The report says at least 500 million hectares are available for sustainable biofuel production even when rising food demand, growing urbanisation and the desire to preserve forest and protected lands are taken into account. Most of this land is in Latin America and Sub-Saharan Africa, and is being used for low-intensity animal grazing, it says.
“There is room for bioenergy in the world energy matrix. Besides, energy produced from biomass could be crucial for addressing global warming reduction targets.”
Heitor Cantarella, Agronomy Institute of Campinas in Brazil
The study predicts that, if biofuel technology continues to develop rapidly, only around 50-200 million hectares would be needed to grow the biomass needed for biofuels to provide 30 per cent of global energy by 2050. A lot of this land could come from arid, low-intensity grazing lands, which could instead be used to, for example, grow agave for ethanol production, the authors write.
The impact on herders could be minimised by increasing livestock density while ensuring the sustainable use of land that remains as pasture, the report says.
These conclusions are based on an analysis of almost 2,000 scientific studies and assessments on global land use, led by researchers from the Sao Paulo Research Foundation in Brazil and the Scientific Committee on Problems of the Environment, a global network that reviews scientific knowledge on environmental issues.
Glaucia Mendes Souza, a biologist at the University of Sao Paulo and one of the report’s editors, says mixing land uses would help developing countries integrate biofuel production into their existing agricultural systems.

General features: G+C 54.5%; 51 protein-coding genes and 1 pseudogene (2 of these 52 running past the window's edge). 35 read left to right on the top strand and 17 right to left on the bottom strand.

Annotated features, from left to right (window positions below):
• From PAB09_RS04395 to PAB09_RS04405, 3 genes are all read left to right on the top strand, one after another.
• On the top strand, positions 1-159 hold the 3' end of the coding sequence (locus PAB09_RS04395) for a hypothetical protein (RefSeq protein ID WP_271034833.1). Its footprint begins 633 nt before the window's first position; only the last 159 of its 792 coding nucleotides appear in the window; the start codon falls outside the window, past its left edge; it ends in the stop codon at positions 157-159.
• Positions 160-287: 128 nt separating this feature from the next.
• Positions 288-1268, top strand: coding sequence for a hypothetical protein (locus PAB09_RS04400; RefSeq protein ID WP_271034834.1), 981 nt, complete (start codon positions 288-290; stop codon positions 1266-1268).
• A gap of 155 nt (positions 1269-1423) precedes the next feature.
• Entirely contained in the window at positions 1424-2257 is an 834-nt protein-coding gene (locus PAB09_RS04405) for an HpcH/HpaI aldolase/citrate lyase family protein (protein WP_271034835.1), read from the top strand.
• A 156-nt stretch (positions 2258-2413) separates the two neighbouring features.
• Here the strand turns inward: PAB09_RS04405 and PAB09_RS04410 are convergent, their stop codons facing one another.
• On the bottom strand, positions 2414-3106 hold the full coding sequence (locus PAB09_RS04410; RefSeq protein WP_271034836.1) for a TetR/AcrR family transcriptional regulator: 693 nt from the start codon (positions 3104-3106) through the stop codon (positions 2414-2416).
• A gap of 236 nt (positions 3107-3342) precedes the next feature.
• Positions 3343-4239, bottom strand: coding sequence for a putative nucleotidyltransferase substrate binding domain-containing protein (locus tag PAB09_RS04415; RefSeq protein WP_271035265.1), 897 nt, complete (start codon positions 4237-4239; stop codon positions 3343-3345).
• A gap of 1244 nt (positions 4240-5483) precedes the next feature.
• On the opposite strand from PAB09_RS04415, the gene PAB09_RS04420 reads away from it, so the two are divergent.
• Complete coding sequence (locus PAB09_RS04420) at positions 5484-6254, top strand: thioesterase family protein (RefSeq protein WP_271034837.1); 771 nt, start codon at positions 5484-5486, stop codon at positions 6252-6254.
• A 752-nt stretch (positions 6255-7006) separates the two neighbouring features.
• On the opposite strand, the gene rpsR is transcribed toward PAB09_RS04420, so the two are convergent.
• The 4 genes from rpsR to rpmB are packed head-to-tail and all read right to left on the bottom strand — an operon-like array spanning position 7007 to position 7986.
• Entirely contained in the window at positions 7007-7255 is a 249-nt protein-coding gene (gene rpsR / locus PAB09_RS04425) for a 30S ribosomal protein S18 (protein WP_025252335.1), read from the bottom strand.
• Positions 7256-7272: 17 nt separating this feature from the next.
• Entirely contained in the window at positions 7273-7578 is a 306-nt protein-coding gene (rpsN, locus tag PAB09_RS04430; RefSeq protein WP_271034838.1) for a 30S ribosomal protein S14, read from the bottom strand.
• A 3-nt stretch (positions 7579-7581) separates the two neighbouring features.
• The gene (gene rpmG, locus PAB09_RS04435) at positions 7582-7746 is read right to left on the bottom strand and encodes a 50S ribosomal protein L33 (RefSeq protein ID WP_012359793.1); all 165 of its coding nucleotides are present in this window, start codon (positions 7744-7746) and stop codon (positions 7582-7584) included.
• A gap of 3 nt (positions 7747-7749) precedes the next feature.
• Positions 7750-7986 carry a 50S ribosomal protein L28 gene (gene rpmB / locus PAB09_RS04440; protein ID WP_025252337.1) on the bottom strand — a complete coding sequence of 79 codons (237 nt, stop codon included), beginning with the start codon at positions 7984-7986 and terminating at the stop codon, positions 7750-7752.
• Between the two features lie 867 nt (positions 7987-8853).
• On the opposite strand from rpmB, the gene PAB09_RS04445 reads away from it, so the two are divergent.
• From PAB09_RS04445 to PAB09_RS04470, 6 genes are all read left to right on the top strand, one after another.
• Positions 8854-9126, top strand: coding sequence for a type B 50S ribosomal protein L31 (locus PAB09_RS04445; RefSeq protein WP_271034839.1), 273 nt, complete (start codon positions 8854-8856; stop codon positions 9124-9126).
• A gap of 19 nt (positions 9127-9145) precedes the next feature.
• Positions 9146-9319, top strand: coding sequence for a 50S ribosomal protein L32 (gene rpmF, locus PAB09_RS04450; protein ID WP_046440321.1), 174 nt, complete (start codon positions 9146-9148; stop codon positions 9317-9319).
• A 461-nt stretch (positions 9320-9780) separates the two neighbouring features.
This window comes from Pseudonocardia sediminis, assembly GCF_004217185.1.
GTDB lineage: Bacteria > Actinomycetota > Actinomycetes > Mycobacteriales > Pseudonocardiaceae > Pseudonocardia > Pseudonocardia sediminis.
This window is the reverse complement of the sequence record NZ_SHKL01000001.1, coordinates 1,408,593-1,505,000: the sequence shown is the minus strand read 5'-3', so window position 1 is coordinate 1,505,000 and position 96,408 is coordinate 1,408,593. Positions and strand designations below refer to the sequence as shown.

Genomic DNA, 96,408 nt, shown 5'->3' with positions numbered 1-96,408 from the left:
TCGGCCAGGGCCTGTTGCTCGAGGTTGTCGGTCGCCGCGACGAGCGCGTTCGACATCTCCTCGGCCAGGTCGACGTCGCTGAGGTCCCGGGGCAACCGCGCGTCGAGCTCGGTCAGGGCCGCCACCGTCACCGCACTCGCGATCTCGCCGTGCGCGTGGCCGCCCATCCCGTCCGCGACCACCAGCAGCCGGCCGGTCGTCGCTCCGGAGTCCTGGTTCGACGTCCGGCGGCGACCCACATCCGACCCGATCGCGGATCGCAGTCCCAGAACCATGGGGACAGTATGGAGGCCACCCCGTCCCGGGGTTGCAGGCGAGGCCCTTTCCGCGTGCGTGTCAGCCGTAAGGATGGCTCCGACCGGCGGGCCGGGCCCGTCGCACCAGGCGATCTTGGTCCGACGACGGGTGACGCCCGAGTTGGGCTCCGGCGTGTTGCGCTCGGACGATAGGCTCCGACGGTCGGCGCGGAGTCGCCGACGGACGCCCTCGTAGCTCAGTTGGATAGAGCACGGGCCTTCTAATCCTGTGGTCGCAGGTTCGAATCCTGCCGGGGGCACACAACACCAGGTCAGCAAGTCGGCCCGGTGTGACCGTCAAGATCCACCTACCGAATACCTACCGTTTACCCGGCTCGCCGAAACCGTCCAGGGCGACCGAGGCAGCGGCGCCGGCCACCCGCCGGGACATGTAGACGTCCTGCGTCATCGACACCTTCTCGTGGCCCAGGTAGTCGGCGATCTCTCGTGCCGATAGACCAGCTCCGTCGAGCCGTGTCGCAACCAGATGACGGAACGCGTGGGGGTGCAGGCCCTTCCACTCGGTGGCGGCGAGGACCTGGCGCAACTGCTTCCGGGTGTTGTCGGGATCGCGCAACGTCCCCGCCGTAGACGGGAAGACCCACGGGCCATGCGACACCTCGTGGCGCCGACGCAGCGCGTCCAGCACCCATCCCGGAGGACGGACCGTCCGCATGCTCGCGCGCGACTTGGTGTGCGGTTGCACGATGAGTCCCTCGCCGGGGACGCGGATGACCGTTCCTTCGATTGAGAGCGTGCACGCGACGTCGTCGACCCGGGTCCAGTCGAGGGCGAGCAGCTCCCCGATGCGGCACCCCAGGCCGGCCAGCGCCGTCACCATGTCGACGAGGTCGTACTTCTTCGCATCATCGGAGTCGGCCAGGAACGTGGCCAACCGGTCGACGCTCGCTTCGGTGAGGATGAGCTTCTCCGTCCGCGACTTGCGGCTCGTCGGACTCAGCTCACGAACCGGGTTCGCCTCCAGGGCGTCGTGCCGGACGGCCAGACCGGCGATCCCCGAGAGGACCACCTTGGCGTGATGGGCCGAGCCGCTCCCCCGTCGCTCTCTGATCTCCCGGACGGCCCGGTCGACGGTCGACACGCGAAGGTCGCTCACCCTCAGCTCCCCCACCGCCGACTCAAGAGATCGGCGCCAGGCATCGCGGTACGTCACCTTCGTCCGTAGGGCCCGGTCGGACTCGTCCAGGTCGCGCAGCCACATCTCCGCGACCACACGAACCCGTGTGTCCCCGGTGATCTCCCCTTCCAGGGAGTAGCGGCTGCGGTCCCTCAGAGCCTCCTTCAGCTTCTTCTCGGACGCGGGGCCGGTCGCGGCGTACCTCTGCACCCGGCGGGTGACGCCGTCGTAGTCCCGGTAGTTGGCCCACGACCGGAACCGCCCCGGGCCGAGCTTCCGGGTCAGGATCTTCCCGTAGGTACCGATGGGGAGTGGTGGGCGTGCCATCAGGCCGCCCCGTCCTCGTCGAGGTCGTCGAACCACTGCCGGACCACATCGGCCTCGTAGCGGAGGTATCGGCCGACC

“By combining forestry with bioenergy production or integrating areas of grasslands and woodlands, countries would be able to minimise the effects of climate change but not compromise food safety,” she says.
Around 87 per cent of global energy demand is currently met by climate-altering fossil fuels, says the report.
But it points out that “inefficiently used land, extensive pastures, degraded lands and excess agricultural capacity” stand in the way of growing more biofuels, especially in developing countries. The report’s authors call for better public policies to support the entire biofuel chain, including those designed to increase agricultural efficiency, encourage the conversion of biomass into fuel and examine the environmental impacts of plants grown for fuel.
Heitor Cantarella, director of the Centre for Soils and Environmental Resources at the Agronomy Institute of Campinas in Brazil, says: “There is room for bioenergy in the world energy matrix. Besides, energy produced from biomass could be crucial for addressing global warming reduction targets.”